Wednesday, December 27, 2006

Defeating the airborne bedbugs

Another update on my situation:

Although I took all the precaution while I was moving, I isolated my bed and started caulking as soon as I moved to my new apartment.

Since my problem started, I had a total of about three dozens of bumps that were big, itchy and lasted for weeks. I haven't had any of those ever since I isolated my bed and the working area. But instead I was getting 2 or 3 bumps or dots per week that were small, weren't itchy and disappeared quickly. This lasted until the end of November, a month after I moved. However, since the beginning of December, I haven't had any anything suspicious on my body. I haven't been able to find an explanation for this.

Right after I caulked the ceiling lights and the vents, I caught two spiders on the ceiling. I hadn't seen any spiders before and haven't seen any ever since. So this seems to support my view that caulking is effective against not only bedbugs, but also many other insects such as cockroaches and spiders.

Back to the main topic.

As soon as you isolated your bed, two things might happen:

1. The hungry bedbugs become reckless and come out more often during the day. This happened both at my old apartment and my parents'.

2. The bedbugs alter their normal routes and start to climb onto the ceiling and drop to your bed. My parents caught two on the ceiling right above the bed. I've also read at least a dozen of articles on the Internet that described this strategy used by the bedbugs.

I'll focus on how to defeat the airborne bedbugs today. I doubt that the bedbugs possess human intelligence, as suggested by Dr Campbell in his paper "My observations on bedbugs", but rather believe that the strategy is based on basic instinct, which is that the bedbugs are attracted to CO2 and body heat. One web site claims that the bedbug can detect CO2 from 15 feet away. I haven't been able to verify that.

My suggestion is that if you have a light infestation, you don't have to worry too much about it, but if you have a heavy infestation or if you have seen them on the walls or the ceiling, you definitely have to do something about it. Here are a few things that I would suggest:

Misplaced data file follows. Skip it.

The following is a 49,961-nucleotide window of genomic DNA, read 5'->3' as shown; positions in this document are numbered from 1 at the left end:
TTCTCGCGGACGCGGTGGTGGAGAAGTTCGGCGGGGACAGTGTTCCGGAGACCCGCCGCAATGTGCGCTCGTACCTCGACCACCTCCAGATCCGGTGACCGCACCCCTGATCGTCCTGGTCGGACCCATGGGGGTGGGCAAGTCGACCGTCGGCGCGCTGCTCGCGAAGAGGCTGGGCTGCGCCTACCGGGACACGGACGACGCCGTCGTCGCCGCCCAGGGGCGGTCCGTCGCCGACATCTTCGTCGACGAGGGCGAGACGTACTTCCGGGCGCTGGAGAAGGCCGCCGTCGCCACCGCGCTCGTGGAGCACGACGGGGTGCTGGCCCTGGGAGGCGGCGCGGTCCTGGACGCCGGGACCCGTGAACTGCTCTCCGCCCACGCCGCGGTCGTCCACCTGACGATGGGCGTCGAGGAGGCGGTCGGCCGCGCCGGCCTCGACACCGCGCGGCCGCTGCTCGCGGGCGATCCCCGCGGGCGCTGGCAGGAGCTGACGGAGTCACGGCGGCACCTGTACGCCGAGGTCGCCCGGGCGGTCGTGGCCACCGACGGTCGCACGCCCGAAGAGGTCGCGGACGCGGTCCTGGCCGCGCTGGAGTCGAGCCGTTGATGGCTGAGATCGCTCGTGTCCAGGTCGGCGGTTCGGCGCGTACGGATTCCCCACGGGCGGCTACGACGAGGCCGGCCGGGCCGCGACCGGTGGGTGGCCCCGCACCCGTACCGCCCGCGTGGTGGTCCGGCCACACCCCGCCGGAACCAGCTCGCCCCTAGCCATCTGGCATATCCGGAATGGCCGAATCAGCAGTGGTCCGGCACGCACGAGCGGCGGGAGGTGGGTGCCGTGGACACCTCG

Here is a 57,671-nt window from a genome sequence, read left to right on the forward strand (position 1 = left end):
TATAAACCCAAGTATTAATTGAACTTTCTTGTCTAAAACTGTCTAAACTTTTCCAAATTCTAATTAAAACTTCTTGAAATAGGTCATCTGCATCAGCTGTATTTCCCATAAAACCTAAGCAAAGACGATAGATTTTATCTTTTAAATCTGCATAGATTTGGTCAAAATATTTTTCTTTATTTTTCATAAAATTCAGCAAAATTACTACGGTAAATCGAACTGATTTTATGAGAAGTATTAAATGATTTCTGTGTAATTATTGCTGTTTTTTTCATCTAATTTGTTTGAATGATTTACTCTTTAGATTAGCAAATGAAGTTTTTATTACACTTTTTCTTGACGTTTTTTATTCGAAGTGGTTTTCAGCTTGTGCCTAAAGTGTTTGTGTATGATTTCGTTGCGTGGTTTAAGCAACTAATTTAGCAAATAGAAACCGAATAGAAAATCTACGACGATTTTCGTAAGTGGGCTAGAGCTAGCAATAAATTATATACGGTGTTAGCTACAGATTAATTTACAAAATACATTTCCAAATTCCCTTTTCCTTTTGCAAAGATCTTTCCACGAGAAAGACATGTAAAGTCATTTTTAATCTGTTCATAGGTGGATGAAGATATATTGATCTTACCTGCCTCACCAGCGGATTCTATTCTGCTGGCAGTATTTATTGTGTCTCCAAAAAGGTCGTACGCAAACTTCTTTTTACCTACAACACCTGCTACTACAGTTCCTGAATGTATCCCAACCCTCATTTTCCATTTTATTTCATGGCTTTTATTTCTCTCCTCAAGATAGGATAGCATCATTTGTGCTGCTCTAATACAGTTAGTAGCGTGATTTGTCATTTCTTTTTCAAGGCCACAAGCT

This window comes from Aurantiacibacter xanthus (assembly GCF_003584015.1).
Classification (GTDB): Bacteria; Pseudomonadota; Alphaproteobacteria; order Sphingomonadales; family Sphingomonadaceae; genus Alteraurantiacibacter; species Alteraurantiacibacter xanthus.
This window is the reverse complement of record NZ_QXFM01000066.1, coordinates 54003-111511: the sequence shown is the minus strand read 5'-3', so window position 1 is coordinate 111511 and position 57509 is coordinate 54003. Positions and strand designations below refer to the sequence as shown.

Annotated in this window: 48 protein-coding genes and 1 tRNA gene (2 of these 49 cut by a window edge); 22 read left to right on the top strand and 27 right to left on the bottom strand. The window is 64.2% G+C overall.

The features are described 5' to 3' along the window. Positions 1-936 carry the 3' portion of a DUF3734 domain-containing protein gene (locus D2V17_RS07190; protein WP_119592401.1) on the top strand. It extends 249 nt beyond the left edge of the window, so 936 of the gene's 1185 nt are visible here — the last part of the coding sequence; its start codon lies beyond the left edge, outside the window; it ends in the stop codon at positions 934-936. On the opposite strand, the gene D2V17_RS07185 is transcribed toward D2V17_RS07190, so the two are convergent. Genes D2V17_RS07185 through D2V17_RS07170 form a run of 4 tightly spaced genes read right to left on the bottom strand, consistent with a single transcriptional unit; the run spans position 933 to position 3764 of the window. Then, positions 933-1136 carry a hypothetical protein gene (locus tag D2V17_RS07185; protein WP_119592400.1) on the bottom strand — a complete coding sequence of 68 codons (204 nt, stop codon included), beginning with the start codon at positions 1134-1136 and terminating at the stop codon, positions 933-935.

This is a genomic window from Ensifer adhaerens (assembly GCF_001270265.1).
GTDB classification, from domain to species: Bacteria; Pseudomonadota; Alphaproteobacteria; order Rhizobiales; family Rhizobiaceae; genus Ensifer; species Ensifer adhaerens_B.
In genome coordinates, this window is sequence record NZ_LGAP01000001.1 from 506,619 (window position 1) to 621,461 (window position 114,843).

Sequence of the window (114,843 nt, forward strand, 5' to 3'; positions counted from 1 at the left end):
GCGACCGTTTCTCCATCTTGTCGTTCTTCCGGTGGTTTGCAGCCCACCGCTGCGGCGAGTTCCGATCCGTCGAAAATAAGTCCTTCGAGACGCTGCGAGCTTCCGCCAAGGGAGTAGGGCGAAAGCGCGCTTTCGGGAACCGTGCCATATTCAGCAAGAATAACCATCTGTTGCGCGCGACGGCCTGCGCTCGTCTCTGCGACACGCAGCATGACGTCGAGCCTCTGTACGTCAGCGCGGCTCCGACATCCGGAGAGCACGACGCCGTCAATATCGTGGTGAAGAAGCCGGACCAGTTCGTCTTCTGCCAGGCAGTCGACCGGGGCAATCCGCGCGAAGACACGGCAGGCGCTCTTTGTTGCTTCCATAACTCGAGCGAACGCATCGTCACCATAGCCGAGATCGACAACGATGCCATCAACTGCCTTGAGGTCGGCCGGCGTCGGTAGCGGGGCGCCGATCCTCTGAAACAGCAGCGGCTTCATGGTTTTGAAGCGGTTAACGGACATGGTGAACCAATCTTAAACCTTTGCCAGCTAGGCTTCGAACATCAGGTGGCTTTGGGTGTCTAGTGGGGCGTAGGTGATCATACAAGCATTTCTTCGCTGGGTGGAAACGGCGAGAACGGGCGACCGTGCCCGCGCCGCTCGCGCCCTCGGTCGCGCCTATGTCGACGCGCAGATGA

1. Dust Diatomaceous Earth along the baseboard, as I suggested before. DE serves two purposes. If you apply heavy amount, the bedbugs will most likely try to avoid it, so DE acts as a barrier in this case. If you apply lightly, the bedbugs might cross it and eventually die.

2. Eliminate hiding places on the ceiling so that they won't nest there. As long as you have something on the ceiling, whether it's a light, fan or vent, there must be some places for the bedbugs to hide. It's important to eliminate these hiding places especially if you live in an apartment or condo, since they will lead to the drywall above and to the residence above eventually.

3. Spray long residual insecticide along the edges of the ceiling as a barrier.

4. If all fail, I developed two systems that should effectively defeat these airborne bedbugs.

Figure 4.1, top view


The first system is simply a rectangle of double-sided carpet tape on top of painter's tape. As shown in Figure 4.1, the rectangle should be at least a few inches bigger than the perimeter of the bed. I actually used this in my old apartment right after I read "My observations on bedbugs". But I mistakenly had carpet tape on top of duct tape, which damaged the ceiling paint when I peeled them off, and I had to repair the ceiling and repaint it. You also don't want to coat Vaseline directly on the ceiling since it will likely be absorbed by the ceiling and leave black marks on it. The painter's tape that I bought from Home Depot was rated for 14 days, meaning that it could be left up for 14 days without leaving residue on the ceiling. The longest one is 60 days, but is less adhesive. If the tape is left up for too long, it could possibly cause some damage, but I think the damage would be very minor. However, I haven't done any experiment, so do it at your own risk. To avoid the messy looking, you might want to tape along the edges of the ceiling instead.